Plant Disease Diagnostic Lab Highlights

The following plant disease highlights from the University of Kentucky Plant Disease Diagnostic Laboratories represent recent sample submissions from field crops, fruit, vegetables, and ornamentals.

Figure 1: The “timber rot” disease of tomato, also known as Sclerotinia stem rot or white mold, can affect fruit as well as stems. Infected fruits become soft and watery. Dark fungal survival structures (sclerotia) form on rotting fruits; in the image above, sclerotia are visible forming a ring around the fruit stem. (Photo: Julie Beale, UK)

Recent diagnostic samples of agronomic crops have included white mold (Sclerotinia) on alfalfa; Pythium root rot, Rhizoctonia damping-off and cold injury on tobacco transplants; stripe rust, speckled leaf blotch, powdery mildew, bacterial streak, and freeze injury on wheat.

On fruit and vegetable crops, we have diagnosed cane blight on blackberry; leaf scorch (Diplocarpon) and the black root rot complex on strawberry; leaf curl on peach; black knot on plum; Pythium root rot on cabbage, tomato, and pepper transplants; timber rot (Figure 1), Botrytis blight, and tomato spotted wilt virus on tomato.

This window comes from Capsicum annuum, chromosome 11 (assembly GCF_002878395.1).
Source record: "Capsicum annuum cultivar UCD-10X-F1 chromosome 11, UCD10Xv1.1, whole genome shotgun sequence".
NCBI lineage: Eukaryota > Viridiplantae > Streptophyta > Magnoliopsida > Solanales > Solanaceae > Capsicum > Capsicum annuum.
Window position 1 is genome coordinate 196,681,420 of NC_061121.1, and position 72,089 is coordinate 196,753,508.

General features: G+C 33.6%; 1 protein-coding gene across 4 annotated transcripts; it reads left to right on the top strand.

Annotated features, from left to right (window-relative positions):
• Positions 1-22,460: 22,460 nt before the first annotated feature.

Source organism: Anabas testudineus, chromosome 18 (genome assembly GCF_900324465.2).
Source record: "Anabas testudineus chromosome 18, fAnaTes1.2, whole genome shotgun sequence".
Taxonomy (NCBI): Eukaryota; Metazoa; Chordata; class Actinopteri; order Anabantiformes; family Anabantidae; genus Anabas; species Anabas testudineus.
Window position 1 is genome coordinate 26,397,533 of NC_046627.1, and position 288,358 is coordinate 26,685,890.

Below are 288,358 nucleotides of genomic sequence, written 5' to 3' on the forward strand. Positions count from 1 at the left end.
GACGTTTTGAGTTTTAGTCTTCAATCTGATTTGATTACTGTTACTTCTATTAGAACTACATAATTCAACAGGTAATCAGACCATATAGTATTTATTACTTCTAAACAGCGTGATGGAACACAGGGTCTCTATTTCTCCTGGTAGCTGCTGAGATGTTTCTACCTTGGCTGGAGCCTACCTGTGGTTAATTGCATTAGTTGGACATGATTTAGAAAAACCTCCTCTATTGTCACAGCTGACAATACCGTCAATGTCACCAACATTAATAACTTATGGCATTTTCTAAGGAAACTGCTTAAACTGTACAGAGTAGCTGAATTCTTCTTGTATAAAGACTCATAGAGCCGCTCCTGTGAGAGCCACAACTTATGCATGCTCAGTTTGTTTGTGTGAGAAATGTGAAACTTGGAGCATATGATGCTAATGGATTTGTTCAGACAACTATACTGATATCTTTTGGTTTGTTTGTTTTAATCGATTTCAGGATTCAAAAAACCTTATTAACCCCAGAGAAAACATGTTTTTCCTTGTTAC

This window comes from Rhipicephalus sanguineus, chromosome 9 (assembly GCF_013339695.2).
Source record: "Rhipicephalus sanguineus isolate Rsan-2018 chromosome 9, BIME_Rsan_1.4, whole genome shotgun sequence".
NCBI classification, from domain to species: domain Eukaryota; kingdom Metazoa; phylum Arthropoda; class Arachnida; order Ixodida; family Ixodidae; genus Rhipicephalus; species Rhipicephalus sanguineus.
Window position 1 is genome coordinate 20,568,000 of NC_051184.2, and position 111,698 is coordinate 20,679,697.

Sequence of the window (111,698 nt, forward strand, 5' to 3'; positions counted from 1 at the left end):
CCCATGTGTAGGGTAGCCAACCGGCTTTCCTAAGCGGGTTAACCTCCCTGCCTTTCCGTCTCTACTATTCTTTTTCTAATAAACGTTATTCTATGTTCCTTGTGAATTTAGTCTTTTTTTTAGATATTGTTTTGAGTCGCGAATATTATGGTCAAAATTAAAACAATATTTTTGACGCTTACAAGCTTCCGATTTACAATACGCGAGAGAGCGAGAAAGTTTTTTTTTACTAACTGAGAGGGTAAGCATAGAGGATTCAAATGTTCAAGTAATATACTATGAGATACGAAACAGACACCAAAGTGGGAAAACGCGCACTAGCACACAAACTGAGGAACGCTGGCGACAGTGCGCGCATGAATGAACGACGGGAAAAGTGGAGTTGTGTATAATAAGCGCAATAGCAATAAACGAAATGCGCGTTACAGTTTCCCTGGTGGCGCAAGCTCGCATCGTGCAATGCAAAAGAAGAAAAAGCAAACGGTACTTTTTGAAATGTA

On landscape and turf samples, we have seen Pythium root rot on geranium; black root rot on petunia; bacterial blight on peony; black root rot on holly; rosette disease on rose; Rhizosphaera needle cast on spruce; Dothistroma needle blight on pine; Cercospora blight on Leyland cypress; Volutella canker on boxwood; Nectria canker on mimosa; powdery mildew on fescue; and dollar spot on bentgrass.


By Julie Beale and Brenda Kennedy, Plant Disease Diagnosticians



Posted in Plant Disease Diagnostic Lab